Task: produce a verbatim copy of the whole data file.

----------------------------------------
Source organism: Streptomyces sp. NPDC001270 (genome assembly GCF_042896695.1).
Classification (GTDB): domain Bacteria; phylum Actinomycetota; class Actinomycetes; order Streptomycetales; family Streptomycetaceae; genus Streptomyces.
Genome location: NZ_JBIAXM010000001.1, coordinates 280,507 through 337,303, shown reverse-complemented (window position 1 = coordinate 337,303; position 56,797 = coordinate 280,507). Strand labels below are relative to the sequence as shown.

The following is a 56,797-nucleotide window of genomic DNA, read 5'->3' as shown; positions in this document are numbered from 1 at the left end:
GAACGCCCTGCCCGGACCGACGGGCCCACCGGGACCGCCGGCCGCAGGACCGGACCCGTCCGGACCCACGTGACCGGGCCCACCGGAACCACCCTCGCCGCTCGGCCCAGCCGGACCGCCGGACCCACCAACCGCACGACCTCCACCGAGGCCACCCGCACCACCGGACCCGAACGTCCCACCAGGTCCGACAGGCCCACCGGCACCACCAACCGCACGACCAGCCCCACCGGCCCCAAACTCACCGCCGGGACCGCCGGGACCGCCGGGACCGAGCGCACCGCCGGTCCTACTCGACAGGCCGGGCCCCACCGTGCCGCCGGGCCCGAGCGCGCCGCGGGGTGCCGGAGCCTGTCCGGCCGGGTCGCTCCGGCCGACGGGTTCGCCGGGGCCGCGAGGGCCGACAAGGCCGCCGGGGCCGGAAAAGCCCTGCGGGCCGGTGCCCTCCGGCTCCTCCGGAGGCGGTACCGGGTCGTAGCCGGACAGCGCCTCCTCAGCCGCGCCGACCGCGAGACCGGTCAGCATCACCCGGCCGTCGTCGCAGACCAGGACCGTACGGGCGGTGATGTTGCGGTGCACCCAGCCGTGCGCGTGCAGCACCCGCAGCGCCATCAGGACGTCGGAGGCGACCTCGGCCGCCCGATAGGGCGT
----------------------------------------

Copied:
Source organism: Streptomyces sp. NPDC001270 (genome assembly GCF_042896695.1).
Classification (GTDB): domain Bacteria; phylum Actinomycetota; class Actinomycetes; order Streptomycetales; family Streptomycetaceae; genus Streptomyces.
Genome location: NZ_JBIAXM010000001.1, coordinates 280,507 through 337,303, shown reverse-complemented (window position 1 = coordinate 337,303; position 56,797 = coordinate 280,507). Strand labels below are relative to the sequence as shown.

The following is a 56,797-nucleotide window of genomic DNA, read 5'->3' as shown; positions in this document are numbered from 1 at the left end:
GAACGCCCTGCCCGGACCGACGGGCCCACCGGGACCGCCGGCCGCAGGACCGGACCCGTCCGGACCCACGTGACCGGGCCCACCGGAACCACCCTCGCCGCTCGGCCCAGCCGGACCGCCGGACCCACCAACCGCACGACCTCCACCGAGGCCACCCGCACCACCGGACCCGAACGTCCCACCAGGTCCGACAGGCCCACCGGCACCACCAACCGCACGACCAGCCCCACCGGCCCCAAACTCACCGCCGGGACCGCCGGGACCGCCGGGACCGAGCGCACCGCCGGTCCTACTCGACAGGCCGGGCCCCACCGTGCCGCCGGGCCCGAGCGCGCCGCGGGGTGCCGGAGCCTGTCCGGCCGGGTCGCTCCGGCCGACGGGTTCGCCGGGGCCGCGAGGGCCGACAAGGCCGCCGGGGCCGGAAAAGCCCTGCGGGCCGGTGCCCTCCGGCTCCTCCGGAGGCGGTACCGGGTCGTAGCCGGACAGCGCCTCCTCAGCCGCGCCGACCGCGAGACCGGTCAGCATCACCCGGCCGTCGTCGCAGACCAGGACCGTACGGGCGGTGATGTTGCGGTGCACCCAGCCGTGCGCGTGCAGCACCCGCAGCGCCATCAGGACGTCGGAGGCGACCTCGGCCGCCCGATAGGGCGT